Download data is not yet available.

Author Biographies

Vanessa de Campos Pereira, Curso de Medicina Veterinária, Universidade de Caxias do Sul (UCS), Caxias do Sul, RS, Brazil.

Área do Conhecimento de Ciências da Vida

Mônica Slaviero, Universidade Federal do Rio Grande do Sul

Departamento de Patologia Clínica Veterinária

David Driemeier, Universidade Federal do Rio Grande do Sul

Departamento de Patologia Clínica Veterinária

Eduardo Conceição Oliveira, Curso de Medicina Veterinária, Universidade de Caxias do Sul (UCS), Caxias do Sul, RS, Brazil.

Área do Conhecimento de Ciências da Vida

References

Barros C.S.L. 2016. Fígado, vias biliares e pâncreas exócrino. In: Santos R.L. & Alessi A.C. Patologia Veterinária. 2.ed. Rio de Janeiro: Roca, pp.181-265.

Botha C.J. & Penrith M.L. 2009. Potential plant poisonings in dogs and cats in southern Africa. Journal of the South African Veterinary Association. 80(2): 63-74.

Centro de Informação Toxicológica do Rio Grande do Sul. 2018. Relatório Anual 2018: Dados de Atendimento. Porto Alegre. 69p. [Fonte: <https://drive.google.com/file/d/1fpBaEP-fR9MPzRrfnTvZNvbjijFcUeOk/view>].

Clarke C. & Burney D. 2017. Cycad palm toxicosis in 14 dogs from Texas. Journal of the American Animal Hospital Association. 53(3): 159-166.

Cullen J. M. & Stalker M. J. 2016. Liver and Biliary Sistem. In: Jubb K.V.F., Kennedy P. C. & Palmer N.C. (Eds). Pathology of Domestic Animals. 6th edn. St. Louis: Elsevier, pp.258-352.

Elhiblu M.A., Dua K., Mohindroo S.K., Mahajan S.K., Sood N.K. & Dhaliwal P.S. 2015. Clinico-hemato-biochemical profile of dogs with liver cirrhosis. Veterinary World. 8(4): 487-491.

Fatourechi L., DelGiudice L.A. & Sookhoo N. 2013. Sago palm toxicosis in dogs. Compendium: Continuing Education for Veterinarians. April. [Fonte: <https://s3.amazonaws.com/assets.prod.vetlearn.com/7a/e32c80a05c11e28da9005056ad4736/file/PV0413_Fatourechi_CE.pdf>].

Ferguson D., Crowe M., McLughlin L. & Gaschen F. 2011. Survival and prognostic indicators for cycad intoxication in dogs. Journal of Veterinary Internal Medicine. 25(4): 831-837.

Gaspari R. 2013. Intoxicação por Cycas revoluta como causa de hepatopatia crônica em cães. 30f. Santa Maria, RS. Monografia de Especialização (Especialista em Clínica de Pequenos Animais) - Programa de Residência Profissional em área da Saúde - Medicina Veterinária, Universidade Federal de Santa Maria.

Hovda L.R., Brutlag A.G., Poppenga R.H. & Peterson K.L. 2016. Sago palm (cycads). In: Blackwell’s Five-Minute Veterinary Consult Clinical Companion: Small Animal Toxicology. 2nd edn. Oxford: Blackwell Publishing Ltd., pp.804-881.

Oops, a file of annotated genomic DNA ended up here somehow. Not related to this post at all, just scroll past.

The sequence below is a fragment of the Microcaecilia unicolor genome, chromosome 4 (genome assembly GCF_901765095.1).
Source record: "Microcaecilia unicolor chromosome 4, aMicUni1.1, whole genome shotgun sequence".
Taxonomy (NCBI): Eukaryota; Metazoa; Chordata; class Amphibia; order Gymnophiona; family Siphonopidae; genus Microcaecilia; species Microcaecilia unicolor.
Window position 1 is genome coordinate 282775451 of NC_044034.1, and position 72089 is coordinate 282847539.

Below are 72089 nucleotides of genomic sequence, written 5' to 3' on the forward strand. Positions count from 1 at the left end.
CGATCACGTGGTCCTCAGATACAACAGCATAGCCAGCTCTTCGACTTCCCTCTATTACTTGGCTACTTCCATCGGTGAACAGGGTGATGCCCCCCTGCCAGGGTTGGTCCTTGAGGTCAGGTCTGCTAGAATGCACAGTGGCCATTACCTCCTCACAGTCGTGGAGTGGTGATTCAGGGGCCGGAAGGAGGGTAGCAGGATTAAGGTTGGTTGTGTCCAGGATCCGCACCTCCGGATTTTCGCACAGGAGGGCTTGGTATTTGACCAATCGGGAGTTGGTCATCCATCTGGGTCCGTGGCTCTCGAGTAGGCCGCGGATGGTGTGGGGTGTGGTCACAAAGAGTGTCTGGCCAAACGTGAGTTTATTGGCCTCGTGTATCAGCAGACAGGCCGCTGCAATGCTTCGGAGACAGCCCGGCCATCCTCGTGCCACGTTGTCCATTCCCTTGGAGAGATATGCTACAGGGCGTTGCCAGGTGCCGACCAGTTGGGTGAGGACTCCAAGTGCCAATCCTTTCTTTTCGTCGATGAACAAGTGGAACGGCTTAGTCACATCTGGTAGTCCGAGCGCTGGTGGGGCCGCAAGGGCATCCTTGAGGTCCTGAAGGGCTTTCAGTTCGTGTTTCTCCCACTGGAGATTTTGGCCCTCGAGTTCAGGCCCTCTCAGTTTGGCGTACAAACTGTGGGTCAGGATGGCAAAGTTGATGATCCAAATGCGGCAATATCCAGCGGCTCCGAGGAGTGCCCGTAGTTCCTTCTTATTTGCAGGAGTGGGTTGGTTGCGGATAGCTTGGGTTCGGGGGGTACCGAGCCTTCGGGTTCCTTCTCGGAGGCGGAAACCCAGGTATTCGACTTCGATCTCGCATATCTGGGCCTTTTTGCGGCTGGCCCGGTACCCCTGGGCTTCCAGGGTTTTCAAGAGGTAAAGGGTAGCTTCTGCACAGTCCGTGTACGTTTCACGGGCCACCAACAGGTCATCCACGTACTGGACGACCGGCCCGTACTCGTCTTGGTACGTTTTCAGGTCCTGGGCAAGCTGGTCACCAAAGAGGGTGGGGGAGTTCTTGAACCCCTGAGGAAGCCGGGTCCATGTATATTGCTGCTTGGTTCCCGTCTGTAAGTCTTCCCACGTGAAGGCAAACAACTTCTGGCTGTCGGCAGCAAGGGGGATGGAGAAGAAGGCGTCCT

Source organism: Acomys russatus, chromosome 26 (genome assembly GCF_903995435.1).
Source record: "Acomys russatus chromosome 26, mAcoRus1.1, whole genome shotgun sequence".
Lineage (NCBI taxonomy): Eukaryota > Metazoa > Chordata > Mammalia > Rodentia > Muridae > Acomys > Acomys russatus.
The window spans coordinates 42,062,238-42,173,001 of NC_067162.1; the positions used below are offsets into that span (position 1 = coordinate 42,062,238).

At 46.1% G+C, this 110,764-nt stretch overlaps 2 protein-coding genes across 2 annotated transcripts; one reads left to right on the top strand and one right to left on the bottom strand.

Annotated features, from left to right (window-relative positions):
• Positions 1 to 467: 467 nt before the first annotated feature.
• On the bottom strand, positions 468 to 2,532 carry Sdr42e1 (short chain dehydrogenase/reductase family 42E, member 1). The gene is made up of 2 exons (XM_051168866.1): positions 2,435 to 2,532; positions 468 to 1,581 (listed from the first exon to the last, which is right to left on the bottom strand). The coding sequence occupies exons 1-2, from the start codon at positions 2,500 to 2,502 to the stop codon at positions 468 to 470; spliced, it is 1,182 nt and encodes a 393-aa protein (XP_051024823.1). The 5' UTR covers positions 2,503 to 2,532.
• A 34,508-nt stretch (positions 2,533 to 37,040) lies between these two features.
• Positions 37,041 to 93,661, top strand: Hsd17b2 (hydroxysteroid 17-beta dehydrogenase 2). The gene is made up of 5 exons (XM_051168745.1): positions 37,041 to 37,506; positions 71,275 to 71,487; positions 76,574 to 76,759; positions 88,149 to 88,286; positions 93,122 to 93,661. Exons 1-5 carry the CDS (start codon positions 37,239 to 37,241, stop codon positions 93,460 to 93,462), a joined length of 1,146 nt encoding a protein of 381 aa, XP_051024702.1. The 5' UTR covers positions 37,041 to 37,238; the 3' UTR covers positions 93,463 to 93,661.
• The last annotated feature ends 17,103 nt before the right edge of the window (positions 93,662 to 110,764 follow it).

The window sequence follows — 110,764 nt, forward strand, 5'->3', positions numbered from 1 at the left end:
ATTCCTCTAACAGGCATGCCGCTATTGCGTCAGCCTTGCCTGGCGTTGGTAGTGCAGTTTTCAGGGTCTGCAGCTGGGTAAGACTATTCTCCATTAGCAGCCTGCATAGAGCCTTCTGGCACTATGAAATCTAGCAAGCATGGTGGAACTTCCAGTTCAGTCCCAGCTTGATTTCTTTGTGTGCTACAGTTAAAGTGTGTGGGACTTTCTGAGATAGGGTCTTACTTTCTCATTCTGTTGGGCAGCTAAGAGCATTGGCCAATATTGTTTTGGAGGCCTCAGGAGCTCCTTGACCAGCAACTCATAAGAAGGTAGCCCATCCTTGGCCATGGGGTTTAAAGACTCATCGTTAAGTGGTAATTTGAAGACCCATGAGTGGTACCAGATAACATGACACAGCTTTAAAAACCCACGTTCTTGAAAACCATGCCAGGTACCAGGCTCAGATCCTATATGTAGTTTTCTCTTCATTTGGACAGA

Leveille-Webster C.R. 2004. Diagnóstico laboratorial de doenças hepatobiliares. In: Ettinger S.J. & Feldman E.C. (Eds). Tratado de Medicina Interna Veterinária: doenças do cão e do gato. 5.ed. Rio de Janeiro: Guanabara Koogan, pp.1348-1364.

Milewski L.M. & Khan S.A. 2006. An overview of potentially life-threatening poisonous plants in dogs and cats. Journal of Veterinary Emergency and Critical Care. 16(1): 25-33.

Peruca J. 2012. Comportamento compulsivo em cães. 37f. Porto Alegre, RS. Monografia (Graduação em Medicina Veterinária) - Faculdade de Medicina Veterinária. Universidade Federal do Rio Grande do Sul.

Silva M.C., Fighera R.A., Brum J.S., Graça D.L., Kommers G.D., Irigoyen L.F. & Barros C.S.L. 2007. Cirrose hepática em cães: 80 casos (1965-2003). Pesquisa Veterinária Brasileira. 27(11): 471-480.

Watson P.J. 2015. Doenças hepatobiliares no cão. In: Nelson R.W. & Couto C.G. (Eds). Medicina Interna de Pequenos Animais. 5.ed. Rio de Janeiro: Elsevier, pp.559-587.

Yoo J.H., Kim H.T., Park C., Kang B.T., Jung D.I., Woo E.J. & Park H.M. 2007. Cycad revoluta toxicosis in a dog. Korean Journal of Veterinary Research. 47(2): 209-212.

Published

2020-01-01

How to Cite

Pereira, V. de C., Slaviero, M., Saccaro, R. D. O., Grazziotin, B., Driemeier, D., & Oliveira, E. C. (2020). Hepatic Cirrhosis Associated with Ingestion of Cycas revoluta in Canine. Acta Scientiae Veterinariae, 48. https://doi.org/10.22456/1679-9216.103332

Most read articles by the same author(s)

> >>